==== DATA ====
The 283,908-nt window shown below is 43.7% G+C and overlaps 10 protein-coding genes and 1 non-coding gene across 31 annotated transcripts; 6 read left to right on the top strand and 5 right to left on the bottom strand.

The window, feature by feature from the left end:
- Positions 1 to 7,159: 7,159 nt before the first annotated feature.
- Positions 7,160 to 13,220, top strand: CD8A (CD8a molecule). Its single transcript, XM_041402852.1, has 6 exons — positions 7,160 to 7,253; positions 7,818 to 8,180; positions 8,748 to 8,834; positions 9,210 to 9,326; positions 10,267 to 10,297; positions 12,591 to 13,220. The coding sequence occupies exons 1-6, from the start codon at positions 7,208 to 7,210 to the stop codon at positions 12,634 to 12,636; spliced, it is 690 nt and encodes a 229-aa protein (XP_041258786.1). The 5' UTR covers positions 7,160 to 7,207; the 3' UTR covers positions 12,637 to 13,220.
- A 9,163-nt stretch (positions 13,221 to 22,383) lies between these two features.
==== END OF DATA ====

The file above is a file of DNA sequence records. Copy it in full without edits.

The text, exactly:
The 283,908-nt window shown below is 43.7% G+C and overlaps 10 protein-coding genes and 1 non-coding gene across 31 annotated transcripts; 6 read left to right on the top strand and 5 right to left on the bottom strand.

The window, feature by feature from the left end:
- Positions 1 to 7,159: 7,159 nt before the first annotated feature.
- Positions 7,160 to 13,220, top strand: CD8A (CD8a molecule). Its single transcript, XM_041402852.1, has 6 exons — positions 7,160 to 7,253; positions 7,818 to 8,180; positions 8,748 to 8,834; positions 9,210 to 9,326; positions 10,267 to 10,297; positions 12,591 to 13,220. The coding sequence occupies exons 1-6, from the start codon at positions 7,208 to 7,210 to the stop codon at positions 12,634 to 12,636; spliced, it is 690 nt and encodes a 229-aa protein (XP_041258786.1). The 5' UTR covers positions 7,160 to 7,207; the 3' UTR covers positions 12,637 to 13,220.
- A 9,163-nt stretch (positions 13,221 to 22,383) lies between these two features.